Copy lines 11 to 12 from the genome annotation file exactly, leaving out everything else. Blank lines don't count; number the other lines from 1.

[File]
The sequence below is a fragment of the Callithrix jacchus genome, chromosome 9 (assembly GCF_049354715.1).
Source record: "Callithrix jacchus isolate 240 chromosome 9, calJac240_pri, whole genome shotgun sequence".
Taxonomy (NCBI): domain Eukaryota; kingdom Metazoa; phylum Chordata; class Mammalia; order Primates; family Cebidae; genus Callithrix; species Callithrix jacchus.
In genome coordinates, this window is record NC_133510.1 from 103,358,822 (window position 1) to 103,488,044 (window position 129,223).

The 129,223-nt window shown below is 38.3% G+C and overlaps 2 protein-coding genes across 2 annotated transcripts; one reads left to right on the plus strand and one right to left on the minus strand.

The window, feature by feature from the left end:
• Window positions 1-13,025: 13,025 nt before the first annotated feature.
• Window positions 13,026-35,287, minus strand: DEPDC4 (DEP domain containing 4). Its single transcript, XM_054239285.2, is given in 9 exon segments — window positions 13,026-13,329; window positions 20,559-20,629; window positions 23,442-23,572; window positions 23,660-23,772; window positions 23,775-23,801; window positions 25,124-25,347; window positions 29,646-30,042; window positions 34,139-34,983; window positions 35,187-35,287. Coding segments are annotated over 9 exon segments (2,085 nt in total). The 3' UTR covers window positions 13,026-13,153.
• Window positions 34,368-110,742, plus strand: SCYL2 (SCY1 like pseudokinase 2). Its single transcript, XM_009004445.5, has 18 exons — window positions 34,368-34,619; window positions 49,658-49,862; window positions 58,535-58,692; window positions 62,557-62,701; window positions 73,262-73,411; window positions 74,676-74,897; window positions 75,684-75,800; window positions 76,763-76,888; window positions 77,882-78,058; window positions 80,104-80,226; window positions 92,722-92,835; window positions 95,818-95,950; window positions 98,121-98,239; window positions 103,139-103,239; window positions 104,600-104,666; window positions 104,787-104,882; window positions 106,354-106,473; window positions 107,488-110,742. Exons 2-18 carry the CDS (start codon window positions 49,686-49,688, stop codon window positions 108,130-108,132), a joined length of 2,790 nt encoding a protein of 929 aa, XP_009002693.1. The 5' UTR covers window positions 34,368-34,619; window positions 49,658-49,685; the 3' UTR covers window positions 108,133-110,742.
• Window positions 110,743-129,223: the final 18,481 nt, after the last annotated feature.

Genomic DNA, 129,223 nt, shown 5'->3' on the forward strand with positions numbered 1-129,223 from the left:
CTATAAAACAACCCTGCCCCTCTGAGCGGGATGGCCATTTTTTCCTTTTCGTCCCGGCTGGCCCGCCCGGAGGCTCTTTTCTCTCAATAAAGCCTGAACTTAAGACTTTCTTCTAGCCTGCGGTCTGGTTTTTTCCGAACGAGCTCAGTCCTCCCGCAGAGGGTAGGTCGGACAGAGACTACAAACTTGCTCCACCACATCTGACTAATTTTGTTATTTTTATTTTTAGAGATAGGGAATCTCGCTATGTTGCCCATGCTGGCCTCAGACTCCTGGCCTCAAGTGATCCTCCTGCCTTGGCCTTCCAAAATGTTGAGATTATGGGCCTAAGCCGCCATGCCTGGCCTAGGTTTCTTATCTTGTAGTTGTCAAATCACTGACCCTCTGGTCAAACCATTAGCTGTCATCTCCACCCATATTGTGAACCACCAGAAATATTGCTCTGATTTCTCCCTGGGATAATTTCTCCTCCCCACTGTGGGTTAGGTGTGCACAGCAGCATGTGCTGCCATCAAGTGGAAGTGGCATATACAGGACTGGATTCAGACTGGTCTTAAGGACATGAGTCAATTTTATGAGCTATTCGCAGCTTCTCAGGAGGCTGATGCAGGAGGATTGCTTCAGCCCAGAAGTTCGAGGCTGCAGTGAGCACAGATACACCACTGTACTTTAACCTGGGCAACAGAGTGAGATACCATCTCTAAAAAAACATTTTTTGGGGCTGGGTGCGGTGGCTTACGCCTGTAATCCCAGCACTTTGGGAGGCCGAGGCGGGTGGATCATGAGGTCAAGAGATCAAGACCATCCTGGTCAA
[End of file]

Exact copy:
Genomic DNA, 129,223 nt, shown 5'->3' on the forward strand with positions numbered 1-129,223 from the left:
CTATAAAACAACCCTGCCCCTCTGAGCGGGATGGCCATTTTTTCCTTTTCGTCCCGGCTGGCCCGCCCGGAGGCTCTTTTCTCTCAATAAAGCCTGAACTTAAGACTTTCTTCTAGCCTGCGGTCTGGTTTTTTCCGAACGAGCTCAGTCCTCCCGCAGAGGGTAGGTCGGACAGAGACTACAAACTTGCTCCACCACATCTGACTAATTTTGTTATTTTTATTTTTAGAGATAGGGAATCTCGCTATGTTGCCCATGCTGGCCTCAGACTCCTGGCCTCAAGTGATCCTCCTGCCTTGGCCTTCCAAAATGTTGAGATTATGGGCCTAAGCCGCCATGCCTGGCCTAGGTTTCTTATCTTGTAGTTGTCAAATCACTGACCCTCTGGTCAAACCATTAGCTGTCATCTCCACCCATATTGTGAACCACCAGAAATATTGCTCTGATTTCTCCCTGGGATAATTTCTCCTCCCCACTGTGGGTTAGGTGTGCACAGCAGCATGTGCTGCCATCAAGTGGAAGTGGCATATACAGGACTGGATTCAGACTGGTCTTAAGGACATGAGTCAATTTTATGAGCTATTCGCAGCTTCTCAGGAGGCTGATGCAGGAGGATTGCTTCAGCCCAGAAGTTCGAGGCTGCAGTGAGCACAGATACACCACTGTACTTTAACCTGGGCAACAGAGTGAGATACCATCTCTAAAAAAACATTTTTTGGGGCTGGGTGCGGTGGCTTACGCCTGTAATCCCAGCACTTTGGGAGGCCGAGGCGGGTGGATCATGAGGTCAAGAGATCAAGACCATCCTGGTCAA